Do you live in the US or Canada? Are you a budding birdwatcher or a fully-fledged birding expert? Perhaps you’re just someone who likes to get outdoors and take stock of the wildlife living right on your doorstep? You may even be someone who just fancies doing something a little different this weekend…
The Great Backyard Bird Count is for you! Taking place in the United States and Canada from Friday, February 18 through Monday, February 21, the Great Backyard Bird Count is an annual four-day event aimed at bird watchers of all ages.
Why count birds?
Scientists use the counts, along with observations from other citizen-science projects, such as the Christmas Bird Count, Project FeederWatch, and eBird, to help them build up a comprehensive picture of winter birds in the US and Canada. The data collected helps scientists and experts to answer many questions:
- How will this winter’s snow and cold temperatures influence bird populations?
- Where are winter finches and other “irruptive” species that appear in large numbers during some years but not others?
- How will the timing of birds’ migrations compare with past years?
- How are bird diseases, such as West Nile virus, affecting birds in different regions?
- What kinds of differences in bird diversity are apparent in cities versus suburban, rural, and natural areas?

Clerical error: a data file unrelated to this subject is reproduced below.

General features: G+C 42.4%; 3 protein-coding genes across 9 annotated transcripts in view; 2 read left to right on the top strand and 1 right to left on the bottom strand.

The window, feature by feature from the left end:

- Are any birds undergoing worrisome declines that point to the need for conservation attention?
How do I get involved?
Anyone can help by tallying birds for at least 15 minutes on any day of the count. At www.birdcount.org, you can enter the highest number of each species seen at any one time and watch as the tallies grow across the continent.
Participants may also send in photographs of the birds they see. A selection of images are posted on the online photo gallery.
For more information, including bird-ID tips, instructions and past results, visit the Great Backyard Bird Count website. The count also includes a photo contest and a prize draw for participants who enter their bird checklists online.
What might I see?
More than 600 bird species live in the US and Canada. Last year’s participants reported more than 1.8 million American robins, as well as rarities such as the first red-billed tropicbird in the count’s 13-year history.
Northern birds, often called “irruptives,” tend to show wild swings in their abundance from year to year. Species like red and white-winged crossbills, common and hoary redpolls, pine siskin, and evening and pine grosbeak may be common one year and entirely absent the next.
Last year, Texas, with its size, habitat diversity, and dedicated birders, was the species diversity hotspot, with 347 species counted.
The 2010 Great Backyard Bird Count had a record number of participants, with bird watchers across the continent and Hawaii submitting more then 97,200 checklists.
Are you taking part in the Great Backyard Bird Count in the US or Canada? Let us know what you see!
Help spread the word by asking your friends and family to participate! Easy instructions can be found at www.birdcount.org.
Helen Roddis, ARKive Species Text Author